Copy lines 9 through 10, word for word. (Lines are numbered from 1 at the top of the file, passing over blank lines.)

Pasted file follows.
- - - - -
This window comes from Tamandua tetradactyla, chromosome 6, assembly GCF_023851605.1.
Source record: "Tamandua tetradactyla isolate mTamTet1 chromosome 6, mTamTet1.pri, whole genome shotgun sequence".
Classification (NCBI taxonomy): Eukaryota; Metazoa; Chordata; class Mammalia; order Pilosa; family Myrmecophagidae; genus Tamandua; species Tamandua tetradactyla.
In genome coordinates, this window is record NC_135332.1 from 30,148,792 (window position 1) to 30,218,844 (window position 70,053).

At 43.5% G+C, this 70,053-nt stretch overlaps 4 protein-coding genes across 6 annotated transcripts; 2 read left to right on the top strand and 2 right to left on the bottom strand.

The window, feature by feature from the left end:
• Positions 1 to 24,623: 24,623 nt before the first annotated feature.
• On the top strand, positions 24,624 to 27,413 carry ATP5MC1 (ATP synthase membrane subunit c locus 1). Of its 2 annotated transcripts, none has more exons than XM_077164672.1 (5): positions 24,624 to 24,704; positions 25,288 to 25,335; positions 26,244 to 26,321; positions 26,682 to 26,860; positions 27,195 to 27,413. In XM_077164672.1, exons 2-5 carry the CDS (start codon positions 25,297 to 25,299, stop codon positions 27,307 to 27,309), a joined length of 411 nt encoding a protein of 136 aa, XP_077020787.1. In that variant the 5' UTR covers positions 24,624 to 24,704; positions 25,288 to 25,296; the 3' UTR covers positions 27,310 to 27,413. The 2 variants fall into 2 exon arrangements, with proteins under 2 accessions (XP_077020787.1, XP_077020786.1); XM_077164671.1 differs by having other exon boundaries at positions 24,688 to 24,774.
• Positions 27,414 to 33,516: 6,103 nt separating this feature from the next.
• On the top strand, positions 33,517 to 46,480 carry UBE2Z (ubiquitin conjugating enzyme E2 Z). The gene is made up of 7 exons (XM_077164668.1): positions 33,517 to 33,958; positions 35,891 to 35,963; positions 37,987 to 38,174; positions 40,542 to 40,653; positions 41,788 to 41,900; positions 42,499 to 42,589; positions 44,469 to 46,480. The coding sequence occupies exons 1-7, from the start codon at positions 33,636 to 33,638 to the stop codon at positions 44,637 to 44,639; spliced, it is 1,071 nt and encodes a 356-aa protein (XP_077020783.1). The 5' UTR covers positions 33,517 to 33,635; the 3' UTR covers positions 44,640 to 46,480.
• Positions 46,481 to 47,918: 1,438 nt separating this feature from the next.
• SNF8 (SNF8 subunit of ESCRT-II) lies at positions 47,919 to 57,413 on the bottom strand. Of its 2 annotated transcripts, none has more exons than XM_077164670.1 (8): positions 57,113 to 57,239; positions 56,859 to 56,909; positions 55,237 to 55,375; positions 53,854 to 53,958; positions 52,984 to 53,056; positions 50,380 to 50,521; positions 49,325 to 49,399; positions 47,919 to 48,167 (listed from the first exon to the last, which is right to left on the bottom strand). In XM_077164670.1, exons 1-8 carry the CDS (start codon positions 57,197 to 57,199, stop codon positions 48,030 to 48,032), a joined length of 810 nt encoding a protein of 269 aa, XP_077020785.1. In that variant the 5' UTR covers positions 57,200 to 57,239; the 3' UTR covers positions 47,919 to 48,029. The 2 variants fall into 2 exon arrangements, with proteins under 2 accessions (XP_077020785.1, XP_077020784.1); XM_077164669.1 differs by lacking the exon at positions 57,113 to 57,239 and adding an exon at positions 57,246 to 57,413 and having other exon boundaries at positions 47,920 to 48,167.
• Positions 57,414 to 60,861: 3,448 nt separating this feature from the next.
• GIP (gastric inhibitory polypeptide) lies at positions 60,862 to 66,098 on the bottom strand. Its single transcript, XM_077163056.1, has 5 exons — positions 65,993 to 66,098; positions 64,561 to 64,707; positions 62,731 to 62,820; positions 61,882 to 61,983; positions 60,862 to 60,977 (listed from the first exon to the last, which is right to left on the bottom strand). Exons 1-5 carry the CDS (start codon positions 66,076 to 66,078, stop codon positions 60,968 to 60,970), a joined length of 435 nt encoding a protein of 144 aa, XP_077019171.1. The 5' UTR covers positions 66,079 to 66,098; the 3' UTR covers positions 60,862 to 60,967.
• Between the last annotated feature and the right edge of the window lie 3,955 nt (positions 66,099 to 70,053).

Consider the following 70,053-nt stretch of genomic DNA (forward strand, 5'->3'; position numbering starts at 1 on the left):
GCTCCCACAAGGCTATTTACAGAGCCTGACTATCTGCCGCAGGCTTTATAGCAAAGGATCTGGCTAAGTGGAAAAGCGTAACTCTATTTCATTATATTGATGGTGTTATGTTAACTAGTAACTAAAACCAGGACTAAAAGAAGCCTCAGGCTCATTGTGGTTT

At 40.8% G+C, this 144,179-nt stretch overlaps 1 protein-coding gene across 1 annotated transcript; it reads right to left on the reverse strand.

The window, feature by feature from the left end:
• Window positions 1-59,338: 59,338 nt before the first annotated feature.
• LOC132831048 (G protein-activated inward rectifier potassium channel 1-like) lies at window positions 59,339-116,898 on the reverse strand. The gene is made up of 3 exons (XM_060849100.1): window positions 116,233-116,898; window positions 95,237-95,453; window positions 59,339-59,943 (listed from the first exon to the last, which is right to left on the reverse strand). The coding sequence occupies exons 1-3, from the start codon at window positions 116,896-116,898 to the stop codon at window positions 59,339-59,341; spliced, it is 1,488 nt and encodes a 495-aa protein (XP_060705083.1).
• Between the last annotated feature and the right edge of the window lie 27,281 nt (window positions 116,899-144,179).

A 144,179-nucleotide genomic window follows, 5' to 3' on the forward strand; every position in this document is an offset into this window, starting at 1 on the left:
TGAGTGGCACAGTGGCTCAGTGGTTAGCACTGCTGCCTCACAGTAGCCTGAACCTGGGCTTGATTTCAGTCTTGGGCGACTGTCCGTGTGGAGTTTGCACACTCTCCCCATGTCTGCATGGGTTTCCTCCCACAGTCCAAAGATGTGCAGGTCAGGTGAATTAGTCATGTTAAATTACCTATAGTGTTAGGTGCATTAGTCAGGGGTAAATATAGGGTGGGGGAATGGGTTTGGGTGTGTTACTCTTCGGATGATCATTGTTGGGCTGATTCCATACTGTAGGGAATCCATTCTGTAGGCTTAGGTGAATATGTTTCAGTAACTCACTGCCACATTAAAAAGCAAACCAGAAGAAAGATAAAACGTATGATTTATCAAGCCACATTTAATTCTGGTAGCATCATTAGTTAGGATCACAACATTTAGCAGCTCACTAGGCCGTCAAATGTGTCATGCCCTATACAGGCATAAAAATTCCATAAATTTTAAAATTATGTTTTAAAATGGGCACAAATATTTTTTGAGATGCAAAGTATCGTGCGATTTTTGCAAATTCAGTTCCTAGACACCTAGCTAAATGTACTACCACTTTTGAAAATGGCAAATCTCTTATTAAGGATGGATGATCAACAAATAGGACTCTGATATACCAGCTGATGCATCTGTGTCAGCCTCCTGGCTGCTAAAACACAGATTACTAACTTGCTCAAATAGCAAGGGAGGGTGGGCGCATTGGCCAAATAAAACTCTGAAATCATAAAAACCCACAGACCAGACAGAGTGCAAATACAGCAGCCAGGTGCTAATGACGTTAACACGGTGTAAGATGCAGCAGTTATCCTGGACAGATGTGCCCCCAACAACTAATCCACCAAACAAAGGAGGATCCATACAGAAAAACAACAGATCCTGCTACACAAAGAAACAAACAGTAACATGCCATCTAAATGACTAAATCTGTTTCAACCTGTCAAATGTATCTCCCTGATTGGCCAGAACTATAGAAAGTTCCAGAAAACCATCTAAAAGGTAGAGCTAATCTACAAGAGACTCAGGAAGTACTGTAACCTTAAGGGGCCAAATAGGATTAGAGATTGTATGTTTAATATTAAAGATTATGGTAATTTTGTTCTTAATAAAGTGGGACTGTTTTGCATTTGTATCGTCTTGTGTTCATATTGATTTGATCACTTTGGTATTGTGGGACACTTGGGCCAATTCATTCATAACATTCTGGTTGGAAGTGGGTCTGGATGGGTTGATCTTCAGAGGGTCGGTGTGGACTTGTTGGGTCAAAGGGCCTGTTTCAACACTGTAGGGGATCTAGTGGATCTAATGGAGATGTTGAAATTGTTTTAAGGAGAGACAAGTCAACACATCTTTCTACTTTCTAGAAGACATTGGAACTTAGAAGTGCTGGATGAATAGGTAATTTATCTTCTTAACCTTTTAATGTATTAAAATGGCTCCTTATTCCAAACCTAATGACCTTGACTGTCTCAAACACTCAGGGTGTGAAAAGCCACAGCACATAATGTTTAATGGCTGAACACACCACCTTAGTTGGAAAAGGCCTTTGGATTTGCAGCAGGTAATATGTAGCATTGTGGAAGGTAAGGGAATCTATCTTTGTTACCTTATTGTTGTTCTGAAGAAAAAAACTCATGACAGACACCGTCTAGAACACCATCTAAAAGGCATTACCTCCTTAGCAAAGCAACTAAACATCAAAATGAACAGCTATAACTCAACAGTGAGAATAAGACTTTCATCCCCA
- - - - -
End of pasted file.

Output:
• Positions 27,414 to 33,516: 6,103 nt separating this feature from the next.
• On the top strand, positions 33,517 to 46,480 carry UBE2Z (ubiquitin conjugating enzyme E2 Z). The gene is made up of 7 exons (XM_077164668.1): positions 33,517 to 33,958; positions 35,891 to 35,963; positions 37,987 to 38,174; positions 40,542 to 40,653; positions 41,788 to 41,900; positions 42,499 to 42,589; positions 44,469 to 46,480. The coding sequence occupies exons 1-7, from the start codon at positions 33,636 to 33,638 to the stop codon at positions 44,637 to 44,639; spliced, it is 1,071 nt and encodes a 356-aa protein (XP_077020783.1). The 5' UTR covers positions 33,517 to 33,635; the 3' UTR covers positions 44,640 to 46,480.